Volunteer work is immensely rewarding and there are many different volunteer roles that you could carry out, from being a dog walker to a charity fundraiser or litter picker. Just because you’re not being paid for your work doesn’t mean that your employer can be negligent though – they still have a duty to ensure your safety whilst you are at work, and if you’ve suffered volunteer work injuries whilst carrying out your role, Accident Advice Helpline could help you claim personal injury compensation for your pain and suffering.
Our services come highly recommended by our patron, TV personality and UK consumer champion Dame Esther Rantzen, and our 100% no win, no fee* service means you don’t need to be earning a huge salary to be able to afford to make a claim with us.
Common volunteer work injuries
Since we were established in 2000, we have dealt with hundreds of claims for volunteer work injuries – here are just a few of the more common injuries we have seen:
- Broken bones, head injuries and strains and sprains after a slip, trip or fall – for example, slipping on a wet charity shop or soup kitchen floor or tripping over hazards whilst helping out at a community garden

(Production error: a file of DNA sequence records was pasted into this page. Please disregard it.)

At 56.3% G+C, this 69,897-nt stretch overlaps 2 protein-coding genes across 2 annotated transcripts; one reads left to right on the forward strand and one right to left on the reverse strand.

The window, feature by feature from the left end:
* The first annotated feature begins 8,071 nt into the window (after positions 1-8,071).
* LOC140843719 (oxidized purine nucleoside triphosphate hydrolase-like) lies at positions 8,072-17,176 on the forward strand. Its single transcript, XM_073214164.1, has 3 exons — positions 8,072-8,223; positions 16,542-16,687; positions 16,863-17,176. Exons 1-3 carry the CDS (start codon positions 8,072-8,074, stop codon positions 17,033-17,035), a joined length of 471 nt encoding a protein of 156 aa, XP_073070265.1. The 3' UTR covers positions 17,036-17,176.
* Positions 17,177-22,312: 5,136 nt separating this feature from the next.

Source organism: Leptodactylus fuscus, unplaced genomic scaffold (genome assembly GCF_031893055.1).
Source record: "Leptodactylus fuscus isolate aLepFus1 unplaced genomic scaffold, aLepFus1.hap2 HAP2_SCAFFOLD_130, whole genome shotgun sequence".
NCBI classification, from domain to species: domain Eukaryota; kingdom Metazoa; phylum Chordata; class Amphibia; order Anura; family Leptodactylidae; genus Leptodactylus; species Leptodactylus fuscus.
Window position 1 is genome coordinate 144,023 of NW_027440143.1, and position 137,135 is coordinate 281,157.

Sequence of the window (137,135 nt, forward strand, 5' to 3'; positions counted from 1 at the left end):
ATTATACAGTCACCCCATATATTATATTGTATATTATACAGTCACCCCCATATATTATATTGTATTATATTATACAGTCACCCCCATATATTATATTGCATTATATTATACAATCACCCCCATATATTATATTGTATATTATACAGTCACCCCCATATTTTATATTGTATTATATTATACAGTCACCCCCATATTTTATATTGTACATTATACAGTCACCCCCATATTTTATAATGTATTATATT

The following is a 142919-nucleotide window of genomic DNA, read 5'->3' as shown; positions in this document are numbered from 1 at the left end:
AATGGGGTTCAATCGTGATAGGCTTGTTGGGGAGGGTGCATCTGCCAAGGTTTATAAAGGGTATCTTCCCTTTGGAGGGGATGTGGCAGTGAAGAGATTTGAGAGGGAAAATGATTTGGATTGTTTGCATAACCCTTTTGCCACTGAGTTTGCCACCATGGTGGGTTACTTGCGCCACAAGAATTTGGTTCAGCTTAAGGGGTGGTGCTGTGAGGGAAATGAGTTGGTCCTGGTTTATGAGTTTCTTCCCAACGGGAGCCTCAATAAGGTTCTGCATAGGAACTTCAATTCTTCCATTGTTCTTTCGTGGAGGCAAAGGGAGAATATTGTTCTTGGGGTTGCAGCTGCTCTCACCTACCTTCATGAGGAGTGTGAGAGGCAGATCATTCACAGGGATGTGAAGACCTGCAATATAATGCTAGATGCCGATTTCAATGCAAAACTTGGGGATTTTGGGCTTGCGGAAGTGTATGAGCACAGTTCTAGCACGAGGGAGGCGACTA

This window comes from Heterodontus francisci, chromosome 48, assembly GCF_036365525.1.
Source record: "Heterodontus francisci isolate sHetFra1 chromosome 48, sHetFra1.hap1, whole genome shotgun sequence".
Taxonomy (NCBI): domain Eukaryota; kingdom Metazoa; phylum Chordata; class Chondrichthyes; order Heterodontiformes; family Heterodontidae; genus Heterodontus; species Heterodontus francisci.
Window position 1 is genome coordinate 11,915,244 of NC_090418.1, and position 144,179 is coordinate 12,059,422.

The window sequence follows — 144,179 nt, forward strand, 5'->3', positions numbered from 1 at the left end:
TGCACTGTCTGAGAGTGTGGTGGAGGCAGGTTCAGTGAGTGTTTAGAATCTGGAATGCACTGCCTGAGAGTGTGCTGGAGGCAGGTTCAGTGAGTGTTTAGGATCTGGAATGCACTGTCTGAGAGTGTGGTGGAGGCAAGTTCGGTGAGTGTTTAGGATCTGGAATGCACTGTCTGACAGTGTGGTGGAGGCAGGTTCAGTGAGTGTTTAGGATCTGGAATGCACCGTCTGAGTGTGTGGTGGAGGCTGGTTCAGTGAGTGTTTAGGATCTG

- Lacerations and electric shock caused by faulty gardening tools and equipment at an allotment or community garden
- Scalds and burns whilst volunteering at a soup kitchen or homeless shelter
- Lacerations or the risk of infection from sharp objects or needles whilst working as a litter picker
If you’ve been injured through no fault of your own whilst volunteering, think about who is at fault. It may be that your employer didn’t provide you with any volunteer training to enable you to carry out your job safely, or failed to ensure you were wearing protective equipment whilst carrying out potentially dangerous work.
Can I claim compensation whilst working as a volunteer?
You might think you can’t claim compensation against your employer if they are not paying you to carry out your work but that’s simply not true. Even if you are a volunteer, you’re still an employee and as such your employer has a duty to ensure your safety at work. If they haven’t provided you with the equipment and training you need to carry out your job safely and you’ve suffered minor or serious injuries as a result, get in touch with Accident Advice Helpline to find out if you could make a claim for personal injury compensation. Call our freephone helpline on 0800 689 0500 today to get advice from one of our expert personal injury advisors.